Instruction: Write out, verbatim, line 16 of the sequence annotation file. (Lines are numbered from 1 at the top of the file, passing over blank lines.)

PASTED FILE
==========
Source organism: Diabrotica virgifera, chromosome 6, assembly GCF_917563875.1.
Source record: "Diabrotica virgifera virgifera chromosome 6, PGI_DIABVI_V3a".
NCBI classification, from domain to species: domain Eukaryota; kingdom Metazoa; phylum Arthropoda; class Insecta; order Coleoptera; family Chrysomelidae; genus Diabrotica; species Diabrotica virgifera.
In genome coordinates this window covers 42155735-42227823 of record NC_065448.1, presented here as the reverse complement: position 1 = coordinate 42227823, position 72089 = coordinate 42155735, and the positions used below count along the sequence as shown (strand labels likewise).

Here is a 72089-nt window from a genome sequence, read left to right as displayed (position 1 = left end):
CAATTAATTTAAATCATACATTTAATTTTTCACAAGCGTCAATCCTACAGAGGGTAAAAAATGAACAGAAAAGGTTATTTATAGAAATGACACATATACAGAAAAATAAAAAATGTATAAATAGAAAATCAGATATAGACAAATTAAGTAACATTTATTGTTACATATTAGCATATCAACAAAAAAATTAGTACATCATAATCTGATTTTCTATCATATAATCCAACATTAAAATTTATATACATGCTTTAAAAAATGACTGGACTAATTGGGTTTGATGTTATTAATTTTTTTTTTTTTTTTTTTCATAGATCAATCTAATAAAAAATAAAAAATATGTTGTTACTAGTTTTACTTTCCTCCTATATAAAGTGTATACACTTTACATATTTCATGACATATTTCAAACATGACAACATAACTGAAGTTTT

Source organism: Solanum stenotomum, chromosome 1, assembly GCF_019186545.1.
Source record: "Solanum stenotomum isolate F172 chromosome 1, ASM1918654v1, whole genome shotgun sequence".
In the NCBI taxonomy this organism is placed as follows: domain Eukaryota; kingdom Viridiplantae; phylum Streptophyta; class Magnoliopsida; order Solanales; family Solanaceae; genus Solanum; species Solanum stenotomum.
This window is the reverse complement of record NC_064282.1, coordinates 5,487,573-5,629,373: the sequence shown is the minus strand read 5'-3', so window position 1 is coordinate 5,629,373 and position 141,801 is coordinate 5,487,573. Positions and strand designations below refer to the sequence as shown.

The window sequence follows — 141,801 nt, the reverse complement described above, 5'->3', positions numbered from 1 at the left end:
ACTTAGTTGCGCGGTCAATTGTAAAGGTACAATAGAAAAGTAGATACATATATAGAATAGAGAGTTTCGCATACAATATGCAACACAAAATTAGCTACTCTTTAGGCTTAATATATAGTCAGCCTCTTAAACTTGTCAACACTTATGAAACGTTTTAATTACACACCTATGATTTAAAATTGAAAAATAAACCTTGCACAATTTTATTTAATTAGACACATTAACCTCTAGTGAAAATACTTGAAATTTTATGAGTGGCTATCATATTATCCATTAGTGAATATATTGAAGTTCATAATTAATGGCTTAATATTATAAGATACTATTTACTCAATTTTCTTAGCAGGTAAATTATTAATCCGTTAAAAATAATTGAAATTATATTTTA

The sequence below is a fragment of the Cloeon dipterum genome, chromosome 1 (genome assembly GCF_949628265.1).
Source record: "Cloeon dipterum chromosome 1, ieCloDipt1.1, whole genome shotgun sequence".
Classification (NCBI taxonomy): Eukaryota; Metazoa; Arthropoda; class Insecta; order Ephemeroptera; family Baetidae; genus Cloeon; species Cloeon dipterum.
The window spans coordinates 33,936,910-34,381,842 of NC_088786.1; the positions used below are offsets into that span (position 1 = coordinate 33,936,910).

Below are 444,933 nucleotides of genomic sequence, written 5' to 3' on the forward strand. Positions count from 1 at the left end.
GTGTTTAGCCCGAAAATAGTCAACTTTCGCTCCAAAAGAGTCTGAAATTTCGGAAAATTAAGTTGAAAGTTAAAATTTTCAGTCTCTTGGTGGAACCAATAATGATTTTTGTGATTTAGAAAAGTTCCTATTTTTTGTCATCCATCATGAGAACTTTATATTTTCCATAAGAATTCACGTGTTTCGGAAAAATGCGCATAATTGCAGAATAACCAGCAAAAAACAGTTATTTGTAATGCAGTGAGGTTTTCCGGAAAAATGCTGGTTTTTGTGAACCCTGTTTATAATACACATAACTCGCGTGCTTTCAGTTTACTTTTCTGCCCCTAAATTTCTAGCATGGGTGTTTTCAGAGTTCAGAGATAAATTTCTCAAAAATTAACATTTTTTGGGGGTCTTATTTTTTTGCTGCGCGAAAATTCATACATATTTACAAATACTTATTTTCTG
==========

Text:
The window spans coordinates 33,936,910-34,381,842 of NC_088786.1; the positions used below are offsets into that span (position 1 = coordinate 33,936,910).